Sean Payton's brash words come back to haunt Broncos coach in disastrous 0-3 start

It’s the Curse of Nathaniel Hackett.

Maybe that’s one way to explain the horrendous start for the Denver Broncos under Sean Payton – emphatically underscored by the embarrassment of a 70-20 blowout at Miami last weekend – a few weeks after he sharply criticized his predecessor while opening his first training camp.

Hackett, now coordinating a New York Jets offense that is cursed in another sense, might be associated with something historic here. Think of the jinxes of sporting lore. You know, there was The Curse of Bobby Layne. The Curse of the Billy Goat. The Curse of the Bambino. The Talladega Jinx.

Just kidding. I think.

It was no joke, though, when Payton, during an extensive interview in July, told USA TODAY Sports of the debacle of a season last year under the previous, Hackett-led Broncos staff, "It might have been one of the worst coaching jobs in the history of the NFL. That’s how bad it was."

The candor was appreciated, but they are haunting words about now after the Broncos burst out the gate … and fell flat on their face.

Of course, there’s no blaming Hackett for what’s gone down for the Broncos on Payton’s watch with an 0-3 start. Hackett, way over his head and fired before completing one season as Denver’s coach, was bad enough when it was his team. But that’s old news.

Payton, lured to Denver with a huge contract while bringing a Super Bowl championship-stamped resume, is supposed to be the coach to fix the football for a franchise that hasn’t sniffed a winning season since 2016. Well, so far, he’s showing that the Broncos can be even worse.

Denver Broncos head coach Sean Payton is shown after an NFL football game against the Miami Dolphins, Sunday, Sept. 24, 2023, in Miami Gardens, Fla.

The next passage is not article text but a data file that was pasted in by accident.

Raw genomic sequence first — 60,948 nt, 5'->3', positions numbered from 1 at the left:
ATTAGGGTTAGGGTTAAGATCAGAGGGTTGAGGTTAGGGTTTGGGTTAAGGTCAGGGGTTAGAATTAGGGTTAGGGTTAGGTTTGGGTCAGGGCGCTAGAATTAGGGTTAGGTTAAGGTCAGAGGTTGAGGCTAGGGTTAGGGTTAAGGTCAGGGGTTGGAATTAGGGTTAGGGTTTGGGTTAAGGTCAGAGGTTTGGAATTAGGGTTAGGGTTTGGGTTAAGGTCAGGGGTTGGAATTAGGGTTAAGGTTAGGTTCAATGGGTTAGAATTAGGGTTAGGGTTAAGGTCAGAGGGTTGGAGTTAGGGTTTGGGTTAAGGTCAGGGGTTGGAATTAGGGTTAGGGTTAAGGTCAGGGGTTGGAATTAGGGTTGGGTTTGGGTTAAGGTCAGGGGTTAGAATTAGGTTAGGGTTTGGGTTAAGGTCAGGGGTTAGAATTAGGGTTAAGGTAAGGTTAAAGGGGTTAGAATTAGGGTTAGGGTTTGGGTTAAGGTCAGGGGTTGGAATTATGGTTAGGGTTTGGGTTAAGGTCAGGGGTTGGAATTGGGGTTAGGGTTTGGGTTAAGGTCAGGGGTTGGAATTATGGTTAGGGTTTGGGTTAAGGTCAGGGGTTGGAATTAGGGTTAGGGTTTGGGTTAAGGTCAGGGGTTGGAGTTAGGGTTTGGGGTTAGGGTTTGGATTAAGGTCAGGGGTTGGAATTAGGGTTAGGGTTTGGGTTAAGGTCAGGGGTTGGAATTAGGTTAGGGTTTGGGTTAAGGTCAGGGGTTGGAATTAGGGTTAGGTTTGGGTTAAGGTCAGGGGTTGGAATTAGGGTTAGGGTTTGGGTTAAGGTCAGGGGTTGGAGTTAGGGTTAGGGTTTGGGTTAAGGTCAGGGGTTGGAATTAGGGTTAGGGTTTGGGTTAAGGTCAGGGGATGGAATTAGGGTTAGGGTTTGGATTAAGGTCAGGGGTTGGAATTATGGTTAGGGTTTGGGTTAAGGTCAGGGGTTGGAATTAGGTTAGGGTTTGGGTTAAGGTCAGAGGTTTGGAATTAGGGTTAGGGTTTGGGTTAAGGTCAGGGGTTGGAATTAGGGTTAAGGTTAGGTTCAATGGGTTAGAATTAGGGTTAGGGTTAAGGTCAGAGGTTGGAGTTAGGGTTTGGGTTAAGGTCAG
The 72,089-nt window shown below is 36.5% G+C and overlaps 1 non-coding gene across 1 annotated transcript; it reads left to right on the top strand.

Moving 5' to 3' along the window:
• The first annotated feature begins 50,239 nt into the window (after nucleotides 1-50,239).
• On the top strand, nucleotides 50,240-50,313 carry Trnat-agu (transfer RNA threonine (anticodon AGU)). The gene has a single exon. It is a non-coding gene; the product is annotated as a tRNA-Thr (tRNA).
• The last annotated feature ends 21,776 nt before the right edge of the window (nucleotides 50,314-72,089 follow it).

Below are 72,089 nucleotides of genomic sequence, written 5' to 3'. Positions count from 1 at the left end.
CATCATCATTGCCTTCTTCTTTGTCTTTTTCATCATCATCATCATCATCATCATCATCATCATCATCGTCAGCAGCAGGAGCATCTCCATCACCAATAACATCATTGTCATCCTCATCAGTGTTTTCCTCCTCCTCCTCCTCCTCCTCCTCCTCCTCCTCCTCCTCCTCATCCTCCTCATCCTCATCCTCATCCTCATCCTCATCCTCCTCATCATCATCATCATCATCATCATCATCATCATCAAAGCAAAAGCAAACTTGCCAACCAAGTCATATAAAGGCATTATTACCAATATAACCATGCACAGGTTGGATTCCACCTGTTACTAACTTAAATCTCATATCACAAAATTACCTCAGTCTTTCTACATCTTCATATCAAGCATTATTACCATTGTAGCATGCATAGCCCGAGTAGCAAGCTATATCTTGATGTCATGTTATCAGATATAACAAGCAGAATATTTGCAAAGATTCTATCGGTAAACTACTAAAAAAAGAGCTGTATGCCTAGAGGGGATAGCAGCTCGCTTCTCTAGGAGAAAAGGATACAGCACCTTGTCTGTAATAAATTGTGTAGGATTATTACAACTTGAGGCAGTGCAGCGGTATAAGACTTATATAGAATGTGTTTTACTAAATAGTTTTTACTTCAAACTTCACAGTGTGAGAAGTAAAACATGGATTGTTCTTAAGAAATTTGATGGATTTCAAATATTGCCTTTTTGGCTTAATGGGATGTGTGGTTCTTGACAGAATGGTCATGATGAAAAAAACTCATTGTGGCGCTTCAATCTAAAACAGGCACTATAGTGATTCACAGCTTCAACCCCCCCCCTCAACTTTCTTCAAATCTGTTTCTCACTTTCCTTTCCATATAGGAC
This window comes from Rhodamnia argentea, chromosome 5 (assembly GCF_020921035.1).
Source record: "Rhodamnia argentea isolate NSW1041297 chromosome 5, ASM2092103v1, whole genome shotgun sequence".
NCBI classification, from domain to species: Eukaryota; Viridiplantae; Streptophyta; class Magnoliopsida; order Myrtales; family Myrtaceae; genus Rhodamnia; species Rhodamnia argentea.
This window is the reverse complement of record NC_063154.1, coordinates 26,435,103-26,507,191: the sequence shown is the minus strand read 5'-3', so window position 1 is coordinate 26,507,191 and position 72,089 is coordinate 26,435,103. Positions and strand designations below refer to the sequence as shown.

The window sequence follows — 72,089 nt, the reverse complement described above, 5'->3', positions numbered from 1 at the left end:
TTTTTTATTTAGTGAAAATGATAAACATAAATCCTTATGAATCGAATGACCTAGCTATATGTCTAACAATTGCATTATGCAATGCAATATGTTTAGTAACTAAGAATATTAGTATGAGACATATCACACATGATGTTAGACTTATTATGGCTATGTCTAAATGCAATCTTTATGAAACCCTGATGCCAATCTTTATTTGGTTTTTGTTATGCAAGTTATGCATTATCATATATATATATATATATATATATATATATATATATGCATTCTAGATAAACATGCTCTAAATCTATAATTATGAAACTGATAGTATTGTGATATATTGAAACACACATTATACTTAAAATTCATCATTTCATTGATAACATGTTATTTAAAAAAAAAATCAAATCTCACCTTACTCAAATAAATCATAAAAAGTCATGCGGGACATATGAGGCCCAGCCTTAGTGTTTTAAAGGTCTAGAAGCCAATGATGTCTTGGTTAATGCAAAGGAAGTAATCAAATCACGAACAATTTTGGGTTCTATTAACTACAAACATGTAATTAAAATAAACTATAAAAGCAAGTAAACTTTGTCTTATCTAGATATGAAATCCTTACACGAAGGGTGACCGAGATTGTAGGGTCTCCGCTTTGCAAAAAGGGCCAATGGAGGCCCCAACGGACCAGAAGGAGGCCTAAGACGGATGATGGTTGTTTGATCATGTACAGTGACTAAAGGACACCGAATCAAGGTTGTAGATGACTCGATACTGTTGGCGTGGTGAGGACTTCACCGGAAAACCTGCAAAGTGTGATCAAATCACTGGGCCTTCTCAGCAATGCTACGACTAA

Denver Broncos head coach Sean Payton is shown after an NFL football game against the Miami Dolphins, Sunday, Sept. 24, 2023, in Miami Gardens, Fla.

As he sat in his office in late July, Payton sounded so convincing as he told me he would be “pissed” if the Broncos were not a playoff team. This season. It was a strong message about expectations. And he did not sound like a man with a lot of patience for slowly rebuilding.

Well, you know what the chances of making the playoffs are for a team that starts 0-3?

Try 1%.

That’s one of the reality checks the Broncos are confronted with while trying to find themselves in the aftermath of one of the most lopsided losses in NFL history.

Now that stain is on Payton’s resume, too, although it doesn’t define him. Maybe it’s a symbolic starting point as it represents another monumental challenge. During his tenure in New Orleans, Payton was key to a revival that went beyond football as the Saints helped rally the morale of an entire region rebuilding from the devastation of Hurricane Katrina. A few years later, he absorbed the personal setback of a one-year suspension from NFL Commissioner Roger Goodell after a bounty scandal was exposed. He had the misfortune, too, of officials missing an obvious pass interference call near the goal line late in fourth quarter of the 2018 NFC title game. It likely cost the Saints another Super Bowl berth.

So, here’s a new type of challenge for Payton, who upon arrival generated so much excitement for a rabid fan base but has started with such a thud. After losing the opener to a dreaded divisional rival (the Las Vegas Raiders), Denver blew an 18-point lead in falling to the Washington Commanders. Then came Miami.